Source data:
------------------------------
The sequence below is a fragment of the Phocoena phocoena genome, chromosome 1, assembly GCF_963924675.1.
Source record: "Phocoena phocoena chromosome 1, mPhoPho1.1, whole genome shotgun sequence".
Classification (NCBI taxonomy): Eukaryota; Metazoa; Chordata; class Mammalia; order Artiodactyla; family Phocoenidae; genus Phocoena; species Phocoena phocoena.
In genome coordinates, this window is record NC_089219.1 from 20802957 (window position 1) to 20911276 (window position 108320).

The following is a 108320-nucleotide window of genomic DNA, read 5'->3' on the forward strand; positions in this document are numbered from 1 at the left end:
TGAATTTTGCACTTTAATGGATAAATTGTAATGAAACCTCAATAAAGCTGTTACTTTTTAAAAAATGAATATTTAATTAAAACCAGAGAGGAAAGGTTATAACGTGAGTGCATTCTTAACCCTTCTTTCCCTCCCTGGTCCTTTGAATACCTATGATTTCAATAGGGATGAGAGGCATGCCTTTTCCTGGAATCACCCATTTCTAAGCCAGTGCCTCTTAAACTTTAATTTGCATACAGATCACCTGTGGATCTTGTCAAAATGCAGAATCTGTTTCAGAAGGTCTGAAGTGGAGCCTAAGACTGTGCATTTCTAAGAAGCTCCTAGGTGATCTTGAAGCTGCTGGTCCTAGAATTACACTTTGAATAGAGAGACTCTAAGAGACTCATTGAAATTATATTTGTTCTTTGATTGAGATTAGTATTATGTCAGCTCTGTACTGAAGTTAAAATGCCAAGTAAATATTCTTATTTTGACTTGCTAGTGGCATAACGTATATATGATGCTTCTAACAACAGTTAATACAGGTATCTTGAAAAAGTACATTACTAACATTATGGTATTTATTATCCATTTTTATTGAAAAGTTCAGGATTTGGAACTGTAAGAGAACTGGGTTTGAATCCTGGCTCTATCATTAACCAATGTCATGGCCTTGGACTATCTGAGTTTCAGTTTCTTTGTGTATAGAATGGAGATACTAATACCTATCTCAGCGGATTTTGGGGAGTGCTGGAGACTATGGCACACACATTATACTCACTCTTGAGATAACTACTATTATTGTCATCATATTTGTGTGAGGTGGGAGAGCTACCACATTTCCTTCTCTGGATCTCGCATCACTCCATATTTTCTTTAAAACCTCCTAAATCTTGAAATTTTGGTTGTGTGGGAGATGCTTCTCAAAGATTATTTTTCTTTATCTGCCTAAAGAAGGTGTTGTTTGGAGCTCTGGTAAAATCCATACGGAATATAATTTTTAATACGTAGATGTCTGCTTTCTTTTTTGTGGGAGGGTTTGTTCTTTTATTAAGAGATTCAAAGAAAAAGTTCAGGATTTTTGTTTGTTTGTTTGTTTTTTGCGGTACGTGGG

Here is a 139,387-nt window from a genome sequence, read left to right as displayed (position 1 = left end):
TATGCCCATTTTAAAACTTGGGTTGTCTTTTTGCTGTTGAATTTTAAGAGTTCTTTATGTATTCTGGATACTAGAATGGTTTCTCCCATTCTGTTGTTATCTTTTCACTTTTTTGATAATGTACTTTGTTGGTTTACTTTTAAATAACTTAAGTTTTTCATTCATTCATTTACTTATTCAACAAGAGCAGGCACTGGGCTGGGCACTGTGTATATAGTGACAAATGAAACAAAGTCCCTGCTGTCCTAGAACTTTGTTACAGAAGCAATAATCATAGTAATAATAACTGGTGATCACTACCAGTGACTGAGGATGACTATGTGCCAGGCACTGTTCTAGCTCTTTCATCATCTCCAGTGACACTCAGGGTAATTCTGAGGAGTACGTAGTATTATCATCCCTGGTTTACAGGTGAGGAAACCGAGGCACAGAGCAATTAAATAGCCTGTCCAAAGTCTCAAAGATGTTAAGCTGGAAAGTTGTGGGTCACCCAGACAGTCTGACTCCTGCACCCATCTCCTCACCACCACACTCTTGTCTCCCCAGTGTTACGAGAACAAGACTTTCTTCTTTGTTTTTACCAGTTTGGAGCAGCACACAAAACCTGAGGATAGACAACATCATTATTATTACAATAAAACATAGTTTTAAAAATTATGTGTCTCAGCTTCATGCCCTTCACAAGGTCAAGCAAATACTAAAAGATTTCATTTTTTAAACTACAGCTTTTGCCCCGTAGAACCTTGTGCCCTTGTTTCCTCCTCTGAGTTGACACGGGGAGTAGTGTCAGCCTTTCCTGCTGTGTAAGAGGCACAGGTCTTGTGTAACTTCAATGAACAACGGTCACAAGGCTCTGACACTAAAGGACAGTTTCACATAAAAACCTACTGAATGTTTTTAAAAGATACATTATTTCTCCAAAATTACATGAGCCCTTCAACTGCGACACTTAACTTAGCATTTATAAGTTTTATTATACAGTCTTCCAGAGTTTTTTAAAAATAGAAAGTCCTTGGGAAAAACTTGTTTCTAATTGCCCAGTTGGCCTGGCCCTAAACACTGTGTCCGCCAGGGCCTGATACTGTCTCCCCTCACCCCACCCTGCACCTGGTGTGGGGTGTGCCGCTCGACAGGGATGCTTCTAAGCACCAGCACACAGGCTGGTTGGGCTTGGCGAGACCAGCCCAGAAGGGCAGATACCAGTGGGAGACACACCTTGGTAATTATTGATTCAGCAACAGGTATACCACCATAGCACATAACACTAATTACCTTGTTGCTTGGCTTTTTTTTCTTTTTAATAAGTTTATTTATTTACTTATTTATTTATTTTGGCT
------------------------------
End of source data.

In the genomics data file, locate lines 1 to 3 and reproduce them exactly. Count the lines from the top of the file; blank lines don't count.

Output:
The sequence below is a fragment of the Phocoena phocoena genome, chromosome 1, assembly GCF_963924675.1.
Source record: "Phocoena phocoena chromosome 1, mPhoPho1.1, whole genome shotgun sequence".
Classification (NCBI taxonomy): Eukaryota; Metazoa; Chordata; class Mammalia; order Artiodactyla; family Phocoenidae; genus Phocoena; species Phocoena phocoena.